Thursday, May 21, 2009

The Tyrant Next Door

I have noted, and others have as well, that state and local governments are often the worse violators of individual rights.

One of the primary sources for violations of individual rights on the local level is zoning. Where implemented, which is almost everywhere, zoning is used to control virtually every detail of land-use, from architectural styles to landscaping, from parking spaces to height.

I have had some experience fighting zoning in two different cities, and more than 15 years apart. In both instances I was somewhat amazed at how many people believed that zoning would be beneficial for them. And defined in a very narrow and out of context perspective, they were probably right.

Zoning would have allowed them to remedy some evil that they thought existed in their neighborhood--in both instances the primary supporters of zoning were those who thought neighborhoods needed "protection". They had a very myopic view. They looked at a perceived problem in a specific location and proposed a "solution" that would touch every property owner in the city. And they found a cadre of noisy companions in other neighborhoods, and together they could create an almanac of alleged horror stories.

This localized control and the ability for average citizens to have a voice in policy decisions is, in my opinion, much of the reason for the egregious attacks on individual rights that occur on the state and local level. Citizens feel like they have a voice in matters.

On the local level, democracy comes alive. We can attend city council hearings, we can visit or call our council members, and we can even reach the mayor's office with relative ease. We can write letters to the editor and call the local talk radio program. We can instigate petitions and be active in civic groups. We can make a difference.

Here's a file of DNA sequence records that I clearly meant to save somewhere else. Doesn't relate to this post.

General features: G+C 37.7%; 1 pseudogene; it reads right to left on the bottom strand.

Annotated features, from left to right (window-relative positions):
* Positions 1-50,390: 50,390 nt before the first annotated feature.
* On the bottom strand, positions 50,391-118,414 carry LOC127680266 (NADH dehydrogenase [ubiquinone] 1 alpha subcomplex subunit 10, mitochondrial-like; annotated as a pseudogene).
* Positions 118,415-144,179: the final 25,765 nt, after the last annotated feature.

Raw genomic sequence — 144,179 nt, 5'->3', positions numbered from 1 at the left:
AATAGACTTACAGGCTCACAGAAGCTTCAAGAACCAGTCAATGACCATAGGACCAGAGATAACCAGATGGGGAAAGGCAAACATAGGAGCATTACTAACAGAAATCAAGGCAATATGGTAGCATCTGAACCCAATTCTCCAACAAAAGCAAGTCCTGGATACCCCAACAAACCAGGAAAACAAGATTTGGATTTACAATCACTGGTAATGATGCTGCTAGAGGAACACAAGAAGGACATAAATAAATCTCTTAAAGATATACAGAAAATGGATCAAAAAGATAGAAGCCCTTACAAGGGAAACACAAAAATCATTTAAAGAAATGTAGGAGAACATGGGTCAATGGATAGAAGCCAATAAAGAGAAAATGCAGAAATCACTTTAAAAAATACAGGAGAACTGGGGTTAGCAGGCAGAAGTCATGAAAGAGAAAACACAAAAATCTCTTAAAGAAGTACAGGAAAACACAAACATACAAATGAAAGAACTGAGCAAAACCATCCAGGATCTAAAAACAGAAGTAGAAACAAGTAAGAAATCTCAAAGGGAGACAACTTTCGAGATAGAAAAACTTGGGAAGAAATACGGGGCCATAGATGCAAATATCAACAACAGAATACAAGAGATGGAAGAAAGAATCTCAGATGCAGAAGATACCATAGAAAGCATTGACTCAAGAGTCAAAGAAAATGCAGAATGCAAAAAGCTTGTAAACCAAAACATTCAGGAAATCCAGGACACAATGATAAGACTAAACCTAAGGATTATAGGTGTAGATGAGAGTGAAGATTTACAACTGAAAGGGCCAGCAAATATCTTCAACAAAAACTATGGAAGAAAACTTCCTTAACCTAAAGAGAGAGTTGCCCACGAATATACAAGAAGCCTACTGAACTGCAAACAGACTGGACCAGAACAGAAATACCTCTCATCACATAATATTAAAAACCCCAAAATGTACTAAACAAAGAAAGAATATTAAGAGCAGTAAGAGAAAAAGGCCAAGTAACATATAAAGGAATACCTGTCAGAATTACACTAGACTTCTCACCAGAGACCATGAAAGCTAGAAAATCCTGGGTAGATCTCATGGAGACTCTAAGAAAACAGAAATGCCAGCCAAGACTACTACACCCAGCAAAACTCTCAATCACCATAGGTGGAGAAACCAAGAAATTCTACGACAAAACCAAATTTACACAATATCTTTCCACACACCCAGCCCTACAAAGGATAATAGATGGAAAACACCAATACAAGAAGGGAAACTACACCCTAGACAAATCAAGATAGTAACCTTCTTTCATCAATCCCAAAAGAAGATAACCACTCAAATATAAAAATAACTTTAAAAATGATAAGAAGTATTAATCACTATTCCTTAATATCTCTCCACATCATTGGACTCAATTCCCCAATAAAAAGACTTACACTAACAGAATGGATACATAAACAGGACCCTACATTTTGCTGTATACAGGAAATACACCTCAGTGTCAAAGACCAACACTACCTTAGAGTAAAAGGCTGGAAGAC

Of course, there is much more to the story than this. Simply because individuals have a voice in matters does not mean that they will choose to violate the rights of others. That choice is ultimately the consequence of basic philosophical premises, and the resulting belief that government coercion is legitimate and proper.

The desire to use coercion, combined with the ease of getting involved, is why local governments are often so tyrannical. Local officials often develop little fiefdoms, where they can dispense favors, punish their opponents, and rule with an iron fist. They can micromanage in a way that federal officials cannot.

The Founding Fathers believed that the states would be the best protectors of liberty. They believed that the states would be most reflective of the opinions and values of the citizens. The latter may be true; the former certainly isn't.

Until Americans understand the sanctity of individual rights, their complaints about Washington and Austin will do little good. Until Americans demand that the rights of all individuals be protected, they will continue to be victimized by the tyrant next door.

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